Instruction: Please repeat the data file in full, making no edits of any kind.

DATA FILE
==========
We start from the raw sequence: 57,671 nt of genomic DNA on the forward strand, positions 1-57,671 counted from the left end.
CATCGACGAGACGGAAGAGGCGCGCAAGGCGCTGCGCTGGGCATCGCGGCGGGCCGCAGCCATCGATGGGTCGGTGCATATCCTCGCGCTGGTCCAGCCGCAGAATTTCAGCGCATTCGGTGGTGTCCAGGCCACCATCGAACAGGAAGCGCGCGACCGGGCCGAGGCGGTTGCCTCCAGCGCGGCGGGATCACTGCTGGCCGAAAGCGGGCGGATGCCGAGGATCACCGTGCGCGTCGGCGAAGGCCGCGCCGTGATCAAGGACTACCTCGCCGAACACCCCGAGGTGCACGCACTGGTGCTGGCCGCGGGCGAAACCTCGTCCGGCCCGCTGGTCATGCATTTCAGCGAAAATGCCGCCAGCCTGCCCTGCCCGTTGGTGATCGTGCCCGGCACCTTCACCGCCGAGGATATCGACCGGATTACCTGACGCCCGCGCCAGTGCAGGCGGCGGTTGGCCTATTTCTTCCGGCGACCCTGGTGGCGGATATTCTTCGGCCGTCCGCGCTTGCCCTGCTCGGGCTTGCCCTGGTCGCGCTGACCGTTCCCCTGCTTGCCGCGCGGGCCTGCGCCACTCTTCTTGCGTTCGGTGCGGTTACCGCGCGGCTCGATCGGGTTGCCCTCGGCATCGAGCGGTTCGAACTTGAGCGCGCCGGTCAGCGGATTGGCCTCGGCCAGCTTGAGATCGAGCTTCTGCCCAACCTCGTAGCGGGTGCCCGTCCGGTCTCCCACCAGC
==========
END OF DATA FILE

We start from the raw sequence: 57,671 nt of genomic DNA on the forward strand, positions 1-57,671 counted from the left end.
CATCGACGAGACGGAAGAGGCGCGCAAGGCGCTGCGCTGGGCATCGCGGCGGGCCGCAGCCATCGATGGGTCGGTGCATATCCTCGCGCTGGTCCAGCCGCAGAATTTCAGCGCATTCGGTGGTGTCCAGGCCACCATCGAACAGGAAGCGCGCGACCGGGCCGAGGCGGTTGCCTCCAGCGCGGCGGGATCACTGCTGGCCGAAAGCGGGCGGATGCCGAGGATCACCGTGCGCGTCGGCGAAGGCCGCGCCGTGATCAAGGACTACCTCGCCGAACACCCCGAGGTGCACGCACTGGTGCTGGCCGCGGGCGAAACCTCGTCCGGCCCGCTGGTCATGCATTTCAGCGAAAATGCCGCCAGCCTGCCCTGCCCGTTGGTGATCGTGCCCGGCACCTTCACCGCCGAGGATATCGACCGGATTACCTGACGCCCGCGCCAGTGCAGGCGGCGGTTGGCCTATTTCTTCCGGCGACCCTGGTGGCGGATATTCTTCGGCCGTCCGCGCTTGCCCTGCTCGGGCTTGCCCTGGTCGCGCTGACCGTTCCCCTGCTTGCCGCGCGGGCCTGCGCCACTCTTCTTGCGTTCGGTGCGGTTACCGCGCGGCTCGATCGGGTTGCCCTCGGCATCGAGCGGTTCGAACTTGAGCGCGCCGGTCAGCGGATTGGCCTCGGCCAGCTTGAGATCGAGCTTCTGCCCAACCTCGTAGCGGGTGCCCGTCCGGTCTCCCACCAGC